Schumer Floor Remarks on the GOP Tax Plan and Protecting Dreamers

November 16, 2017

Washington, D.C. – U.S. Senator Chuck Schumer today delivered remarks on the Senate floor regarding both Senate and House Republicans’ dangerous tax plans as well as the need to protect Dreamers. Below are his remarks which can also be viewed here:

As the Senate Finance Committee continues its markup of the Senate Republican tax bill, the House will take a vote this afternoon on their version of the bill.

There are plenty of reasons for House Republicans to vote against this bill. For those who care about deficits, you should vote no because this bill increases deficits by over $1.5 trillion, likely more. Any deficit hawk should be against such an increase.

Any defense hawk should be wary of this bill for the same reason. High deficits make it harder to fund important priorities like the military. This morning, three former Defense Secretaries – Leon Panetta, Chuck Hagel, and Ash Carter – penned a letter warning that the Republican tax plan could result in, their words, a “hollowed out military force” wracked by cuts to training, maintenance, flight missions and other vital military programs.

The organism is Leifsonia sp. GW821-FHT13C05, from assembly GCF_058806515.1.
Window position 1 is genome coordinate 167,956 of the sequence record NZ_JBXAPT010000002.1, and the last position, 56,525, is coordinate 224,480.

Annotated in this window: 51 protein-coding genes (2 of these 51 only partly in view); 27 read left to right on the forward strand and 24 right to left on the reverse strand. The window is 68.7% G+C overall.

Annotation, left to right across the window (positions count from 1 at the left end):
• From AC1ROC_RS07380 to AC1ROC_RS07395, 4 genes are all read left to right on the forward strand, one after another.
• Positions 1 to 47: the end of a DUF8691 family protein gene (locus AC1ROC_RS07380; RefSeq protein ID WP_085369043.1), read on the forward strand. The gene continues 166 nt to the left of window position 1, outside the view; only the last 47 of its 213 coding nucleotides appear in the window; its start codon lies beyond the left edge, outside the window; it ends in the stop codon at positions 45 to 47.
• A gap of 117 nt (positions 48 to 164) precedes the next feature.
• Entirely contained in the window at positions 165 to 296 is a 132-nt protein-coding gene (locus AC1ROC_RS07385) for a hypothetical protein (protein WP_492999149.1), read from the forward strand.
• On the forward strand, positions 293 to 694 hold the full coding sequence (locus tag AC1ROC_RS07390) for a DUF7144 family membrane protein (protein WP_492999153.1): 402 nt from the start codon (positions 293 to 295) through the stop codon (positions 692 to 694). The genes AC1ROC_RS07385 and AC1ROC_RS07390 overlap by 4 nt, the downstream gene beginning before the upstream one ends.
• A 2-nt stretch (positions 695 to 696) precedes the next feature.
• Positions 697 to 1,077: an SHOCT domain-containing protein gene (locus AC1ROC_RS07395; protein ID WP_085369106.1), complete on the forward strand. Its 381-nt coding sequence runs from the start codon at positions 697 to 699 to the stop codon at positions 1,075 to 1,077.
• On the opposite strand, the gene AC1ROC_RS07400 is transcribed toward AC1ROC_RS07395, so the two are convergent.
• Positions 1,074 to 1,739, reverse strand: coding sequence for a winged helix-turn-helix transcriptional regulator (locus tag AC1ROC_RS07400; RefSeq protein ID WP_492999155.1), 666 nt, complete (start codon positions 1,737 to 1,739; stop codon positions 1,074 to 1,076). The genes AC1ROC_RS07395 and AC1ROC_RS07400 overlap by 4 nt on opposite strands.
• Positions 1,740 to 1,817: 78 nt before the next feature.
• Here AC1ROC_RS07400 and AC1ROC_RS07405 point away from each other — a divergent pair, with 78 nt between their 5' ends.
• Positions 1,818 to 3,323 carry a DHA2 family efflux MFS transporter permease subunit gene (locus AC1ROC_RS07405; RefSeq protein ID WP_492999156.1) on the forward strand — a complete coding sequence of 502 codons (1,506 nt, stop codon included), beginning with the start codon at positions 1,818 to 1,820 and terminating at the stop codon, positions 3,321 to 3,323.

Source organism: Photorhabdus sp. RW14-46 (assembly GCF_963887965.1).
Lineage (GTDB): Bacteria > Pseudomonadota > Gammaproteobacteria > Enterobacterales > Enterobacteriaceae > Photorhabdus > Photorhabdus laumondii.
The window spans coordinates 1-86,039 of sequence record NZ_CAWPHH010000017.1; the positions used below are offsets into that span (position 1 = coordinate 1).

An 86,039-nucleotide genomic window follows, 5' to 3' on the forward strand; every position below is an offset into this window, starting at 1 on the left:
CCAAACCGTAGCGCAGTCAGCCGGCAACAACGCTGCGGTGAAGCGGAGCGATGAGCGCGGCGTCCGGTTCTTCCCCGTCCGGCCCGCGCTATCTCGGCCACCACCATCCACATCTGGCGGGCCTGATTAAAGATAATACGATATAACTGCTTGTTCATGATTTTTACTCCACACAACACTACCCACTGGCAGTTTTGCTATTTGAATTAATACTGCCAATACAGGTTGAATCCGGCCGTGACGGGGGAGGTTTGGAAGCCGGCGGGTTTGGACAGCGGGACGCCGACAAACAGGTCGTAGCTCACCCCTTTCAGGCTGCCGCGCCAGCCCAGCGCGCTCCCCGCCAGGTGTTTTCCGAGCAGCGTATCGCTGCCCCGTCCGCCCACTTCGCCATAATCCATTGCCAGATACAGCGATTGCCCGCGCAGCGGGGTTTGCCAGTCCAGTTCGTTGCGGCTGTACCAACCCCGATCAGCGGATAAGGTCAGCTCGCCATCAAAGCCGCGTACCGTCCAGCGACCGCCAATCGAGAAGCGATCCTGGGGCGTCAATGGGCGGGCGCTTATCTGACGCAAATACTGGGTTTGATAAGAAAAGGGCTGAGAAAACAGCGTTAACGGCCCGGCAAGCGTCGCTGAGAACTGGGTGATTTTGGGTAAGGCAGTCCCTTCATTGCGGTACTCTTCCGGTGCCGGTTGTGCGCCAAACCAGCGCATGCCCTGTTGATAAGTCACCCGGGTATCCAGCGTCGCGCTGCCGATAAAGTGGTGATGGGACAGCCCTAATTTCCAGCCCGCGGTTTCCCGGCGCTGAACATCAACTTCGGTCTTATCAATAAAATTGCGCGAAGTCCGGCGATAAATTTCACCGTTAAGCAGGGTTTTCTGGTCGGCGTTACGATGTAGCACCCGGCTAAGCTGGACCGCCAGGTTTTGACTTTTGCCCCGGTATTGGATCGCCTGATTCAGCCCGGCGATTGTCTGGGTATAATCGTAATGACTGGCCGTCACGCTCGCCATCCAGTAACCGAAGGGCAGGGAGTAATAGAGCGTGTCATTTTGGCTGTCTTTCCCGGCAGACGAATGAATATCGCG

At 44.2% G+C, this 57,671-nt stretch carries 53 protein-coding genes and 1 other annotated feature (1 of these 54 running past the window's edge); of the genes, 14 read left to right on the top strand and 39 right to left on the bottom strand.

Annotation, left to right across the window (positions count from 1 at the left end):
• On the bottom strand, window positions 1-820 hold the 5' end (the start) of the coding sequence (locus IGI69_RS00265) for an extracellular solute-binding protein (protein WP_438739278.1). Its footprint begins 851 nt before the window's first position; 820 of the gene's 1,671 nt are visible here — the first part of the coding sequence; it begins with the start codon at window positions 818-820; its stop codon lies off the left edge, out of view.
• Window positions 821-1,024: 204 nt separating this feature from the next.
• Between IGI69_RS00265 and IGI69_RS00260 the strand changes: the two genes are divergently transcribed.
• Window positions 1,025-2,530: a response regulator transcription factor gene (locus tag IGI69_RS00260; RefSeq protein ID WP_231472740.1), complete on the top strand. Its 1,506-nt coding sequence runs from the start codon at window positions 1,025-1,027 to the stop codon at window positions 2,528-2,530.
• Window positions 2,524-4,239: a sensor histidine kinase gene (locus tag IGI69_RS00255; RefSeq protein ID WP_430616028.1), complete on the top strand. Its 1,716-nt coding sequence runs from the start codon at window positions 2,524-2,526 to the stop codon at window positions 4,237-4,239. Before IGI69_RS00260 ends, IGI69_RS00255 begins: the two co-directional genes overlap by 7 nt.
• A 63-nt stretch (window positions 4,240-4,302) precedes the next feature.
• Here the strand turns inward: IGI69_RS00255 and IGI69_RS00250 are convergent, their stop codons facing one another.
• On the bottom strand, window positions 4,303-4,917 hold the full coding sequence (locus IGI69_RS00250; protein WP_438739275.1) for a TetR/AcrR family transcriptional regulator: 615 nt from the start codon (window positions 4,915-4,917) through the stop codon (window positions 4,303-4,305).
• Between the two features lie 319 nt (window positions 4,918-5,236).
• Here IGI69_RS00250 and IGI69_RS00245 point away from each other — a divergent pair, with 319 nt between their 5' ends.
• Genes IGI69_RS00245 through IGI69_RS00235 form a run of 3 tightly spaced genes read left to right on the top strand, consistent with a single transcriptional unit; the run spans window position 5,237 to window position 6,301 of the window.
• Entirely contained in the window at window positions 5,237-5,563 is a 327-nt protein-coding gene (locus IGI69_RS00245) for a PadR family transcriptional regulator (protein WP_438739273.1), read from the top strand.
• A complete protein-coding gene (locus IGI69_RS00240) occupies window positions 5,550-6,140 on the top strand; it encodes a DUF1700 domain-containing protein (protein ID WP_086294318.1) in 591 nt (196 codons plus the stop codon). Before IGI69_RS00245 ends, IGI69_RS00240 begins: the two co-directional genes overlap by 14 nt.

I spoke to General Mattis yesterday. He is deathly afraid of a CR, because a CR is at sequestration levels. If we pass this tax bill with its huge deficit, we will have no choice but to go back to sequestration, and the fears of our defense leaders, that they cannot fund the military adequately, will be very real. So my shout out is to all of those who care about defense and particularly our defense hawks. If you vote for this bill, you’re going to be voting for a hollowed out military force, as three former Defense Secretaries have written us this morning.

And for those House Republicans that represent middle- and upper-middle-class, suburban districts, you should vote no because this bill will raise taxes on a high number of your constituents. Congress members from New York, New Jersey, Washington, Pennsylvania, Illinois, and Virginia know that the state and local deductibility is crucial to working families in their districts. Today, House Republicans in many districts will take a vote to raise taxes on their constituents.